Proving a Stressor for PTSD

In order to get service connected for post traumatic stress disorder (PTSD), a veteran needs to show credible evidence of the in-service stressor(s). Evidence from the service department showing that the veteran served in the area in which the stressful event is alleged to have occurred and evidence supporting the description of the event should be considered when deciding the claim.

Service records do not need to corroborate every detail of the stressful event. There must be evidence of the occurrence of a stressful event and evidence indicating or implying the veteran’s exposure to the stressful event. While credible supporting evidence proving a stressor occurred is a requirement for PTSD, there are some exceptions to this requirement.

One exception to the credible supporting evidence requirement is found in 38 C.F.R. § 3.304(f). According to 38 C.F.R. §3.304(f), a lay statement from a veteran who was diagnosed with PTSD in service is sufficient evidence to meet the credible supporting evidence requirement if the lay statement is consistent with the circumstances of the veteran’s service and as long as clear and convincing evidence to the contrary is absent.

Another exception to the credible supporting evidence requirement is found in 38 C.F.R. § 3.304(f)(2). This regulation indicates if a veteran was engaged in combat during the occurrence of the claimed stressor, veteran’s lay statement alone is sufficient evidence to meet the credible supporting evidence requirement. This can only be rebutted if the claimed stressor is inconsistent with the circumstances of veteran’s service or there is clear and convincing evidence that the stressful event(s) did not occur.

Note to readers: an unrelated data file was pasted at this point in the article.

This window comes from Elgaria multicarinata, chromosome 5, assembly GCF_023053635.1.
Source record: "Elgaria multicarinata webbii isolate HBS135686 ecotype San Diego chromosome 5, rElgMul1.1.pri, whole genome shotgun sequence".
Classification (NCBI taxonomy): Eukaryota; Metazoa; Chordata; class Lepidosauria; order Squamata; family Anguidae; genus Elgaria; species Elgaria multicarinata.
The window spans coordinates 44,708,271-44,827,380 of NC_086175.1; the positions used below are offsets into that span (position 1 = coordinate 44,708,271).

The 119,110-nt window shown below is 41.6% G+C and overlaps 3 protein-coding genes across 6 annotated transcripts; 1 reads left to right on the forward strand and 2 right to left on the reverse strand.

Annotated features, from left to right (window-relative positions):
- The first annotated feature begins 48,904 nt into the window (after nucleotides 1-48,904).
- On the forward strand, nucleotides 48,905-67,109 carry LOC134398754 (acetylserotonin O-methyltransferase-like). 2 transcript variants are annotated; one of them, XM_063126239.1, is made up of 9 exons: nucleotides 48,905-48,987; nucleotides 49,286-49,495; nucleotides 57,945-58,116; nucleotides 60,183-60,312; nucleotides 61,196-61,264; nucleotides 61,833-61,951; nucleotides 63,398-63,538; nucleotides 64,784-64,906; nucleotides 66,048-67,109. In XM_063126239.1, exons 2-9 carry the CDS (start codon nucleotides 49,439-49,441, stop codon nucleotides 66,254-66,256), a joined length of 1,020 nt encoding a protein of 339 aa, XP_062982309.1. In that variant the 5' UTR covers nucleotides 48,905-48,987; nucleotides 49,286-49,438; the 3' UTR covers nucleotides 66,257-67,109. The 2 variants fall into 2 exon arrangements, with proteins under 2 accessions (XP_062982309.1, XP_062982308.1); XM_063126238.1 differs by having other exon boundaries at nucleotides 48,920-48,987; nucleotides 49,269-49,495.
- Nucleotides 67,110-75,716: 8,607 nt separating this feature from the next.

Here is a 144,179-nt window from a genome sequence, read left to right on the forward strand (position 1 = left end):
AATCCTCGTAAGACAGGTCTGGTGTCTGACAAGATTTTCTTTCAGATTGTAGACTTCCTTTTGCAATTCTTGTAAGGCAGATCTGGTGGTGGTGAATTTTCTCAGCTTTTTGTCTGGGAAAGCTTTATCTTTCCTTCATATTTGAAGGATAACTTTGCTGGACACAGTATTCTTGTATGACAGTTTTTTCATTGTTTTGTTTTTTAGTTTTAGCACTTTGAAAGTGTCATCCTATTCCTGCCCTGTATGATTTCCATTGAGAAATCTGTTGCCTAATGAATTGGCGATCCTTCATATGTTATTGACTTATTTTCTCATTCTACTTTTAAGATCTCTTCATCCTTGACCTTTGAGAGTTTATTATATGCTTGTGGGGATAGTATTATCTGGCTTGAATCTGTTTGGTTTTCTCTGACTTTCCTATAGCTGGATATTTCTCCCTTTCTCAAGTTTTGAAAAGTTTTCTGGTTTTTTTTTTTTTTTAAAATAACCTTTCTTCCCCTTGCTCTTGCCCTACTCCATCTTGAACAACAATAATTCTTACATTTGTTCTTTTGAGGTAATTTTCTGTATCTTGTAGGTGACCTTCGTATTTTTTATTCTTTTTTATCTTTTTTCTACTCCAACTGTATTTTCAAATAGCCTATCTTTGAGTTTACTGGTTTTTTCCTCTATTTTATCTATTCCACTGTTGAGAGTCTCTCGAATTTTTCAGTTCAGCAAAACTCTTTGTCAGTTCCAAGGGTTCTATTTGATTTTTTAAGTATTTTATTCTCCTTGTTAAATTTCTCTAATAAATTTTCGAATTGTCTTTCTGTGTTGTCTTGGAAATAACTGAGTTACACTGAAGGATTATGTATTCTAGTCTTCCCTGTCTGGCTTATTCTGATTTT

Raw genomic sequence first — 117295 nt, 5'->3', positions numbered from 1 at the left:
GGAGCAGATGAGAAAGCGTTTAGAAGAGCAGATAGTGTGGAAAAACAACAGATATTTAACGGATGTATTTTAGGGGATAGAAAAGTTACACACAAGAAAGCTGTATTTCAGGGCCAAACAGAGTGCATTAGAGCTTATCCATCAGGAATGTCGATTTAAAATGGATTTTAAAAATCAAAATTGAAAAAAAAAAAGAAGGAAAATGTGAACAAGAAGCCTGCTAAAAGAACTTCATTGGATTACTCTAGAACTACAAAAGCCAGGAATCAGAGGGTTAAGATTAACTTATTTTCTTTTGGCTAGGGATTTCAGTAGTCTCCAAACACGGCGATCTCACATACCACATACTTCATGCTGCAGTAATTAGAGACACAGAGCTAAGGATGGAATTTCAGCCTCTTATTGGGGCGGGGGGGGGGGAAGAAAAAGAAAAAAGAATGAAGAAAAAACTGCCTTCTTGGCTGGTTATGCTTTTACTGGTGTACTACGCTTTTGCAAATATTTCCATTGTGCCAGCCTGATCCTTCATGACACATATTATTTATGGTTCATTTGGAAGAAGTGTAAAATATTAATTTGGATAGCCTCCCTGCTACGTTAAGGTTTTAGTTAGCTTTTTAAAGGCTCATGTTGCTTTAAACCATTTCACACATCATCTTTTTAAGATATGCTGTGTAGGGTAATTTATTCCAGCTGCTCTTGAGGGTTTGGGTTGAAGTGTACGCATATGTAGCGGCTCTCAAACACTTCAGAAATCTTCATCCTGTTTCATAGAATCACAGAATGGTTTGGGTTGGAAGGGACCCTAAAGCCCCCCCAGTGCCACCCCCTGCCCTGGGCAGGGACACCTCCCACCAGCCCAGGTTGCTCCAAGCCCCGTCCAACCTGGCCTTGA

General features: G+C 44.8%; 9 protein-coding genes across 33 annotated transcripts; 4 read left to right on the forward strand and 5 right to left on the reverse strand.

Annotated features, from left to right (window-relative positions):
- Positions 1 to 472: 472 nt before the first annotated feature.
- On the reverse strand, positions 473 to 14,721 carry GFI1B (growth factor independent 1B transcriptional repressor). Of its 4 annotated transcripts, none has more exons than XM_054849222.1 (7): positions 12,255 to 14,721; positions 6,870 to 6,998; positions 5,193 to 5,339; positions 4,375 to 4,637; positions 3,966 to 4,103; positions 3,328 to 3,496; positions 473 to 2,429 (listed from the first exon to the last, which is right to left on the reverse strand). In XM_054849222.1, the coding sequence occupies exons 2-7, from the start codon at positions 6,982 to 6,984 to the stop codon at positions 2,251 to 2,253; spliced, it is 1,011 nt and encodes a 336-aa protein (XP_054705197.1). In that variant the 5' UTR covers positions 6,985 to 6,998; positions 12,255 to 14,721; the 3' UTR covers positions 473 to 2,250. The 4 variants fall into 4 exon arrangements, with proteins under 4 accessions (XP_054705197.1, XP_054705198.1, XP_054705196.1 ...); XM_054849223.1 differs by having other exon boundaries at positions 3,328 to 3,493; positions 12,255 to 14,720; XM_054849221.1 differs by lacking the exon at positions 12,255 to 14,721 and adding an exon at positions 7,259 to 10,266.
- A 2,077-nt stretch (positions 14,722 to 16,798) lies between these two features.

A final exception to the credible supporting evidence requirement is found in 38 C.F.R. § 3.304(f)(3). This regulation states the stressor must be related to fear of hostile military or terrorist activity and a VA psychiatrist or psychologist must confirm the diagnosis of PTSD, confirm the stressor is adequate to support the diagnosis and confirm the symptoms are related to the stressor. This exception does not include sexual assault or hostile military actions of U.S. military personnel against other U.S. military personnel.